Words can harm or help or heal, make you laugh, or cry or both
Ask award winning poet Terry Caffrey. He’s been helping our young adult carers to find a voice – and use the power of poetry to express what they feel.
Some of their words could even find their way to the walls of family rooms at a new specialist mental health unit which opens in March.
The Harbour provides 154 beds and other services on the Whyndyke Farm site off Preston New Road in Blackpool.
The name of the facility, which replaces Parkwood and also offers psychiatric intensive care, has been carefully chosen too. The Harbour – a place of refuge, shelter, safety.
Words are so important to the ethos of this place that each of the 10 suites bears the name of a writer … Keats, Byron, Austen, Bronte, Wordsworth, Shakespeare, Stevenson, Churchill, Orwell and Dickens.
Some had direct experience of mental health issues themselves.
But the words of carers – young and older – could have far greatest impact in empowering others within the Harbour.
Inspirational one liners and poems penned under Terry’s guidance during a series of half term workshops could end up within the facility or between the pages of an anthology if funding can be found.
Young carers’ family support worker Vicky Robinson explains that carers did something similar some time ago, after realising that there were very few greetings cards on the market for those who are mentally ill – or for whom ‘get well soon’ just wouldn’t work. So they came up with designs of their own.
The sessions were held at our Drop-in Centre on Church Street, an area which has become Blackpool’s creative hub.
Young carers who took up the chance to have a masterclass with Terry were soon weaving magic with their own words.
They had a tough act to follow. Terry, in common with many scousers, has a way with words – and he uses them to break down barriers.
Already one of Blackpool’s WordPool veterans, he’s worked in 28 prisons and 3000 schools. He was the North West’s first ‘author/reading champion’.
He’s worked with theatres, football clubs and orchestras, and is writer in residence at England’s national football museum – and national coal mine.
He doesn’t just read his poetry, he sings his poetry, raps out his poetry and makes each word leap off the page – and live. Not bad for self styled 11-plus ‘failure’ who got his GCSE in English Literature at 30.
He’s currently taking part in the Halle’s Bridgewater for All Spring project – youngsters attending his poetry sessions and then creating lyrics and vocal music of their own ahead of hearing the Karelia Suite to be performed on Monday February 23.
“I’m a very lucky man to do what I love and get paid for it,” Terry admits.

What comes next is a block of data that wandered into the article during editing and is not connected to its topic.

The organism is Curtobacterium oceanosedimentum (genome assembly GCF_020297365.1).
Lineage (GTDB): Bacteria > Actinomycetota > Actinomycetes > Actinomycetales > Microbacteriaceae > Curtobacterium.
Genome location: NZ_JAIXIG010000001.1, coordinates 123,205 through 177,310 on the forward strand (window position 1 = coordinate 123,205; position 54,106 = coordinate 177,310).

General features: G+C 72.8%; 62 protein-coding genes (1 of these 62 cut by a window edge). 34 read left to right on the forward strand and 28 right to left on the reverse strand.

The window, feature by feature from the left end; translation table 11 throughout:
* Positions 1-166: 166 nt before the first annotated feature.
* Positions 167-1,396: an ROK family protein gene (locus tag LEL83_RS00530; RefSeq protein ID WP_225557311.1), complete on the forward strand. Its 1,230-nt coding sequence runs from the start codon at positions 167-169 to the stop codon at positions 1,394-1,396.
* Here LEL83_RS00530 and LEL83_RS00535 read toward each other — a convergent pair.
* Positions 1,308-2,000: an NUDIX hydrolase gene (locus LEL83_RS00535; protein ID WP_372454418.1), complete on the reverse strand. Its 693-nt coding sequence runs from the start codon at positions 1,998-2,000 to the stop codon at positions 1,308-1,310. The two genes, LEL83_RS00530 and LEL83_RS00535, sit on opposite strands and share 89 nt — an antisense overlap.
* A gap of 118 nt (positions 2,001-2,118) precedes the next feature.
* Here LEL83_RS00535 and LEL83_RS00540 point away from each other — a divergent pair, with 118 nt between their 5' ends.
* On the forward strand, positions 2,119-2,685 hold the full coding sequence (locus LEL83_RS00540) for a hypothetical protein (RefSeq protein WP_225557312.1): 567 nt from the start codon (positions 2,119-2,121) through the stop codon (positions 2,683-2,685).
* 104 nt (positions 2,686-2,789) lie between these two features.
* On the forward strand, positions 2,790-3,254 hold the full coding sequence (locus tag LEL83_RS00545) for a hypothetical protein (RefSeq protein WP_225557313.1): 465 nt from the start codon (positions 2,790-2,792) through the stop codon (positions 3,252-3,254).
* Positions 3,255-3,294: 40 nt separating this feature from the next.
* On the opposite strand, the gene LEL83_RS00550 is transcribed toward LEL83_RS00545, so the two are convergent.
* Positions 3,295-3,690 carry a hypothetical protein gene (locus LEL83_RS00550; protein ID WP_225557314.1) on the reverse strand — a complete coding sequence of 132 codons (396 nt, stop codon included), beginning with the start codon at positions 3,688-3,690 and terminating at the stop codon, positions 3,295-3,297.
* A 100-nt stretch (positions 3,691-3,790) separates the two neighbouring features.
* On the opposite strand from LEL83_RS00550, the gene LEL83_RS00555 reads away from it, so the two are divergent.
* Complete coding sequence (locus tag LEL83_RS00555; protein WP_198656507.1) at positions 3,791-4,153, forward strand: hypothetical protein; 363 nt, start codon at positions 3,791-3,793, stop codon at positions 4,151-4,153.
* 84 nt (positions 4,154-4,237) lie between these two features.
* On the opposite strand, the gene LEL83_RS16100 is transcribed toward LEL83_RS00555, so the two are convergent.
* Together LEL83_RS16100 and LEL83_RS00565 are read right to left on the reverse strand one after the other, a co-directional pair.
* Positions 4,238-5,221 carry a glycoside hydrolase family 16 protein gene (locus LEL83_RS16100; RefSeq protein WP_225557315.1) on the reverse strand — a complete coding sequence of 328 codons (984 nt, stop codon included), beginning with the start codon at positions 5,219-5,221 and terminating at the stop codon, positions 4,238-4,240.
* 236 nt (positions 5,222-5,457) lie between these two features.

From Karelia to carers has been a labour of love too for Terry, who helps take care of his own mum, who’s 90.
He tells the young carers of how he finished one workshop and, after a 120 mile drive home, turned on his phone to 17 calls from his mum reporting a ‘large rat’ in the airing cupboard. It turned out to be two old, rolled up socks, which he carried out with due ceremony on a shovel.
He draws on life often as the inspiration for his work. One poem particularly resonates with young carers – in a town which has seen its share of heartbreak as a result of bullying of all kinds. It’s called Cyber and is an indictment of online bullying:
“There’s a bully in the bedroom feeds off silence through a mouse,
spreads poison through a screen, takes you prisoner in your house.
Talk and tell, open up – don’t keep it bottled in,
talk and tell, open up – don’t let the cyber bullies win.”
Terry inspires the kids with word association games, and opening lines from some of his own poems – including “It wasn’t me, Miss” (inspired by his now grown up son Liam) and his Hungry Caterpillar poem which starts “it was so quiet…”
They quickly wove words chosen at random into a seamless thread – as these extracts from poems by 15 year old Tonisha Drew and 16 year old Jodie Orritt show.
Tonisha looks after her dad, who has brain damage, and Jodie cares for her nan, who has heart problems and cystic fibrosis, and who has raised Jodie since she was 12 weeks old.
“They are utterly inspirational – I came here not knowing a lot about carers and just feel immensely privileged and honoured to have met them,” says Terry.
In case of
by Jodie Orritt
In case of money buy a dress
In case of a dress make sure it’s the best
In case of the best ignore judgements
In case of judgements stand tall
In case of tall be happy
In case of happy have money
In case of money – buy a dress!
River of Words
by Tonisha Drew
The world went quiet
Not a noise could be heard
The stars and galaxies cried
As stars began to burst into nothing
The world went quiet
Nothing could be heard.